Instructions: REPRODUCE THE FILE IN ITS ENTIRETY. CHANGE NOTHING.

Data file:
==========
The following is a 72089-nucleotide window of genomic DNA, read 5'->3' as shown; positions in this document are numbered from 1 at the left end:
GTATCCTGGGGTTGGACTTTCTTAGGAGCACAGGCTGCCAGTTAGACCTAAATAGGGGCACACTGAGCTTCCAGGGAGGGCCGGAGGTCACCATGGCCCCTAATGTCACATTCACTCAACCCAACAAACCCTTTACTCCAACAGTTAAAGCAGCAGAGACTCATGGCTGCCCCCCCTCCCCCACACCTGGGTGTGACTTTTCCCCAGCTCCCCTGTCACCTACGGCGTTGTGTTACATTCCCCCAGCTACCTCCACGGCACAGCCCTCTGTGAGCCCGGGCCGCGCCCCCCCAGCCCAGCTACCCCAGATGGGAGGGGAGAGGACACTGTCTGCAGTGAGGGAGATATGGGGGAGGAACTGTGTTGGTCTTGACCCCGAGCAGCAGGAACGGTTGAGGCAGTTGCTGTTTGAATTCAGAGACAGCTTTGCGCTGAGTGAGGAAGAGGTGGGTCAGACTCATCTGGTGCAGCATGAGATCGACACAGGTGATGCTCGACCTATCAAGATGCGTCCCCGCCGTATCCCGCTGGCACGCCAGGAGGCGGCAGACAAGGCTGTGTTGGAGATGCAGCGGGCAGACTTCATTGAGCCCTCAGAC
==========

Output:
The following is a 72089-nucleotide window of genomic DNA, read 5'->3' as shown; positions in this document are numbered from 1 at the left end:
GTATCCTGGGGTTGGACTTTCTTAGGAGCACAGGCTGCCAGTTAGACCTAAATAGGGGCACACTGAGCTTCCAGGGAGGGCCGGAGGTCACCATGGCCCCTAATGTCACATTCACTCAACCCAACAAACCCTTTACTCCAACAGTTAAAGCAGCAGAGACTCATGGCTGCCCCCCCTCCCCCACACCTGGGTGTGACTTTTCCCCAGCTCCCCTGTCACCTACGGCGTTGTGTTACATTCCCCCAGCTACCTCCACGGCACAGCCCTCTGTGAGCCCGGGCCGCGCCCCCCCAGCCCAGCTACCCCAGATGGGAGGGGAGAGGACACTGTCTGCAGTGAGGGAGATATGGGGGAGGAACTGTGTTGGTCTTGACCCCGAGCAGCAGGAACGGTTGAGGCAGTTGCTGTTTGAATTCAGAGACAGCTTTGCGCTGAGTGAGGAAGAGGTGGGTCAGACTCATCTGGTGCAGCATGAGATCGACACAGGTGATGCTCGACCTATCAAGATGCGTCCCCGCCGTATCCCGCTGGCACGCCAGGAGGCGGCAGACAAGGCTGTGTTGGAGATGCAGCGGGCAGACTTCATTGAGCCCTCAGAC